Originally published on Fri February 7, 2014 7:35 am
He's far behind former Secretary of State Hillary Clinton in a recent poll of Democrats, but Vice President Joe Biden tells CNN that "there's no obvious reason" why he shouldn't seek his party's 2016 presidential nomination.
Applying for a Rhodes Scholarship this year? A new rule means you won't be able to get any help writing or editing your application essay.
The organization that hands out the prestigious scholarship says American students have been sending in too many "formulaic" and "predictable" essays. They usually go something like this, according to Charles Conn, warden of the Rhodes House at Oxford and CEO of the Rhodes Trust:
Originally published on Fri February 7, 2014 7:40 am
You might say we're attracted to this kind of story:
Last month, there was the news that Czech researchers believe that dogs prefer to align themselves along "the North-South axis under calm [magnetic field] conditions" when they're dropping those deposits that we owners have to pick up.
On a Friday this is MORNING EDITION from NPR News. I'm David Greene.
RENEE MONTAGNE, HOST:
And I'm Renee Montagne. There's lots of anticipation about the government's monthly jobs report that will be released later this morning. Last month's job creation numbers were very disappointing - just 74,000 jobs added to the payroll - far below the recent monthly averages. NPR's John Ydstie joined us to talk about job creation and what it's telling us about the economy. Good morning.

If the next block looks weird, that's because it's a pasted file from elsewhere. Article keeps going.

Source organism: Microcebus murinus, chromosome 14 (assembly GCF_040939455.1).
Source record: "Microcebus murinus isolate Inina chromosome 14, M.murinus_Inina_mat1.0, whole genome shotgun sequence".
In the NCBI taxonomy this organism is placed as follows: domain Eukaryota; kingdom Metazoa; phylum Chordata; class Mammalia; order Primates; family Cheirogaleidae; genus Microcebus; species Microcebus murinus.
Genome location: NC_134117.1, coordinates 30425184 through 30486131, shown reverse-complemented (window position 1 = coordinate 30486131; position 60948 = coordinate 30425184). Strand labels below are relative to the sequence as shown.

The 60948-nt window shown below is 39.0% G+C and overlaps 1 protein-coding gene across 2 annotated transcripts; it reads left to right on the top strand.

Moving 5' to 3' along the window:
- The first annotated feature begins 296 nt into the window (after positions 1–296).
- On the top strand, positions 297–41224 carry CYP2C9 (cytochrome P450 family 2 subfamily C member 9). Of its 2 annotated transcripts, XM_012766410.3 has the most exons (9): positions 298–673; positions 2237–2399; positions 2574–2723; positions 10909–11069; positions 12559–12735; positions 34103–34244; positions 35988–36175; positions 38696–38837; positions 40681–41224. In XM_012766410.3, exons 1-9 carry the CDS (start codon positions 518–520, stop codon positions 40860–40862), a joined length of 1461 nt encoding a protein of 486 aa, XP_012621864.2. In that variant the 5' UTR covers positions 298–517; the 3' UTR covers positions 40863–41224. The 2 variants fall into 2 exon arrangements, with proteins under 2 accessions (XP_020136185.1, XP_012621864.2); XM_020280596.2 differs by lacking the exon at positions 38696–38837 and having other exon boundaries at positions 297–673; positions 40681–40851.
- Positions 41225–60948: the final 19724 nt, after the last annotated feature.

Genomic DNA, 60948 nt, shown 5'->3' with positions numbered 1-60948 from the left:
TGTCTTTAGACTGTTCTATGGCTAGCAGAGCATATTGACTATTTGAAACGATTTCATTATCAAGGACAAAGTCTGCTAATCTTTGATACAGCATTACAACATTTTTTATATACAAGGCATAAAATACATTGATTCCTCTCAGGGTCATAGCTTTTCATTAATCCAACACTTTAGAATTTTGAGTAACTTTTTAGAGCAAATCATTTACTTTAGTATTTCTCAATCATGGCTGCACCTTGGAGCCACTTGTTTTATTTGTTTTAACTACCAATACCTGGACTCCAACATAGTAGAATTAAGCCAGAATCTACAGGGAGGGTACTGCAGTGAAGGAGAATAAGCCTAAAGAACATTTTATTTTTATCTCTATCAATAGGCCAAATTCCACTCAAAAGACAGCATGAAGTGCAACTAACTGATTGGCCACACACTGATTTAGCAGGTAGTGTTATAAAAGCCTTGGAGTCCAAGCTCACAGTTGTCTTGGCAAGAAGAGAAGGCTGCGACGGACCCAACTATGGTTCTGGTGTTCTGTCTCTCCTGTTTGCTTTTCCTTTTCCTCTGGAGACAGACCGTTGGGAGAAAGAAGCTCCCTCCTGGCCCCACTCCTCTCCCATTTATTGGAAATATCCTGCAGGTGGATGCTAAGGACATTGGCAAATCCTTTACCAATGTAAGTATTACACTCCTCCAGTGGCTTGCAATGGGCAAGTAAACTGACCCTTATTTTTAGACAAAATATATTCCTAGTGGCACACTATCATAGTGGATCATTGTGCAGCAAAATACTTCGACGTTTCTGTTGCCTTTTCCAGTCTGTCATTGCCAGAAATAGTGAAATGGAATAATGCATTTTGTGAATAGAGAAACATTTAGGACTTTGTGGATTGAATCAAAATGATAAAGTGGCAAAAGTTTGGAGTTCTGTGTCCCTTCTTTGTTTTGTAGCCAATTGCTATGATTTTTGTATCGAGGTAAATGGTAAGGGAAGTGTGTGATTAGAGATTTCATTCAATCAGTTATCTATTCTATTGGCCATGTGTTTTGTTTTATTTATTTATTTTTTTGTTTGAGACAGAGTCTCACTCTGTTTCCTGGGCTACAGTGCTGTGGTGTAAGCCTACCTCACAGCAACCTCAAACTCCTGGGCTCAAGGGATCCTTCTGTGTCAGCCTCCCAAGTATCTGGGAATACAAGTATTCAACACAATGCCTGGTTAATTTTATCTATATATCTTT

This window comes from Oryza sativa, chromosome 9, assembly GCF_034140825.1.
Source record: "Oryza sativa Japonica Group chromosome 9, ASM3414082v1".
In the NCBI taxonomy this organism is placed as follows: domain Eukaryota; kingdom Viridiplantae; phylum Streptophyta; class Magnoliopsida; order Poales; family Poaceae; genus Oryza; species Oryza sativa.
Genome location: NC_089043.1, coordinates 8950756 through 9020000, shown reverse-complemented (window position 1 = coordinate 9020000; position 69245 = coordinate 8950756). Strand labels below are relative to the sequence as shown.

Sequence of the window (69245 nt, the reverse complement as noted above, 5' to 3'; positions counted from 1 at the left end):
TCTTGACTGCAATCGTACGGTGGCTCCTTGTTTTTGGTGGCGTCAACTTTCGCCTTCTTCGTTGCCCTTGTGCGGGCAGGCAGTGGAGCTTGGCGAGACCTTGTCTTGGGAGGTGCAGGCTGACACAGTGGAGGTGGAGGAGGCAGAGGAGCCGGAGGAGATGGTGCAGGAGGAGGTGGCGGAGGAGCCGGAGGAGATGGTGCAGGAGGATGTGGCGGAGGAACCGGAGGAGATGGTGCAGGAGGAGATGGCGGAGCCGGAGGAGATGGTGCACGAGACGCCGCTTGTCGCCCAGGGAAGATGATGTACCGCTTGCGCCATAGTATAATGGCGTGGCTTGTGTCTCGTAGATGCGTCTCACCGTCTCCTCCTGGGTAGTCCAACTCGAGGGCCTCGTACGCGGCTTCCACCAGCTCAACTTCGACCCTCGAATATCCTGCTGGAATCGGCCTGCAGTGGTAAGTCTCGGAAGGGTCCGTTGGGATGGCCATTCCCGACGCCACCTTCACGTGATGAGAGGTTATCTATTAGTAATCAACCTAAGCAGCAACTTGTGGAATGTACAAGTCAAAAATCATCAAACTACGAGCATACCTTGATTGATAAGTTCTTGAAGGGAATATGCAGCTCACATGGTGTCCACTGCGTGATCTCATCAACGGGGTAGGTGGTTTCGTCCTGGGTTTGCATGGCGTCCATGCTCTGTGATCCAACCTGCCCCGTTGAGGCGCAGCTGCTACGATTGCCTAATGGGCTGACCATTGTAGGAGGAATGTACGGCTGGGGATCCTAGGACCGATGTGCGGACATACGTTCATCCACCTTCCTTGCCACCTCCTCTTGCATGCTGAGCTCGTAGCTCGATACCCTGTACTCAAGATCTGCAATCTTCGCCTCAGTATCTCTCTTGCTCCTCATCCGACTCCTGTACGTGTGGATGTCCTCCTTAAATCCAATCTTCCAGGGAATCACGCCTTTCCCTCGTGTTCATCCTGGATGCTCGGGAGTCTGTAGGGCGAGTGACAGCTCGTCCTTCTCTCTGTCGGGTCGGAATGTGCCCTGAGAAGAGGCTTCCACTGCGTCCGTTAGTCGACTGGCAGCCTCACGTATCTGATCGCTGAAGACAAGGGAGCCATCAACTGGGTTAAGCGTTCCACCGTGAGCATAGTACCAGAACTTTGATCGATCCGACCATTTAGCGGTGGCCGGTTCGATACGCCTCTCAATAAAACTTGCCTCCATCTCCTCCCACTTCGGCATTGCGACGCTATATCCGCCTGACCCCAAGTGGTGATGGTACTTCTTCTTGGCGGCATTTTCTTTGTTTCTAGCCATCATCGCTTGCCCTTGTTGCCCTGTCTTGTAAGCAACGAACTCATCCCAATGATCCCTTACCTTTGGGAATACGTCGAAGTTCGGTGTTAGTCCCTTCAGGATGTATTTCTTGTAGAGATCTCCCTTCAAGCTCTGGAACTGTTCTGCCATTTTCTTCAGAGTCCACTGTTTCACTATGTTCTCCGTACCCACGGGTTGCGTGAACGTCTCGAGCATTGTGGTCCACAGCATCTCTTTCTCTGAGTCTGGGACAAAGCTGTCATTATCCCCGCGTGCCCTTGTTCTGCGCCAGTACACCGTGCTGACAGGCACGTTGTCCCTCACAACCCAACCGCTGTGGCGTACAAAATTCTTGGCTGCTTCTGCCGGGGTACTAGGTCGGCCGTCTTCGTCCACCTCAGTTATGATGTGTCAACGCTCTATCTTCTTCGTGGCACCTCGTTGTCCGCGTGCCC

Good morning, I'm Renee Montagne. It's been a dreary winter but a penguin should be used to it, right? Not those at the Sea Life Center in England. Those humble penguins are natives of coastal South America - far from the U.K.'s endless wind and rain. The black and white birds were feeling so blue from the miserable weather the zoo staff worried they'd get sick. They prescribed antidepressants and the penguins perked up. Now they're hoping for a little sunshine. It's MORNING EDITION. Transcript provided by NPR, Copyright NPR.
It's not often that a big-budget Hollywood film turns its attention to art historians and curators. But that's the subject of The Monuments Men, opening this weekend at a multiplex near you.
George Clooney stars in and directs the story, about a special group of soldiers tasked with protecting the masterpieces of European culture during the chaos of World War II and its aftermath. But as you might expect, the real story of the Monuments Men — and women — is messier and less glamorous than the Hollywood version.
It hasn't been easy for Barbara Amaya to talk about her past. She was abused at home as a child, and when she was 12 she ran away to Washington, D.C. — where she was picked up by sex traffickers and forced into prostitution.
"I fell into the hands of a woman. I was sitting in the park and she just started talking to me," Barbara tells her daughter, Bianca Belteton, on a visit to StoryCorps in Arlington, Va.
As the U.S. Postal Service continues to lose money each year, a new report suggests a way to add to its bottom line: offer banklike services, such as a check cashing card that would allow holders to make purchases and pay bills online or even take out small loans. The idea is to provide services that are now unavailable in many communities.
The U.S. ambassador to the U.N. says the United States is looking at various solutions to bring about a political resolution to the civil war in Syria.
"What President Obama has instructed all of us to do is just look under every stone, look at every tool that we have in the toolbox and see what we can deploy so that we don't confront a choice between doing nothing on the one hand and sending in the Marines on the other," Samantha Power, the envoy, told NPR's Renee Montagne.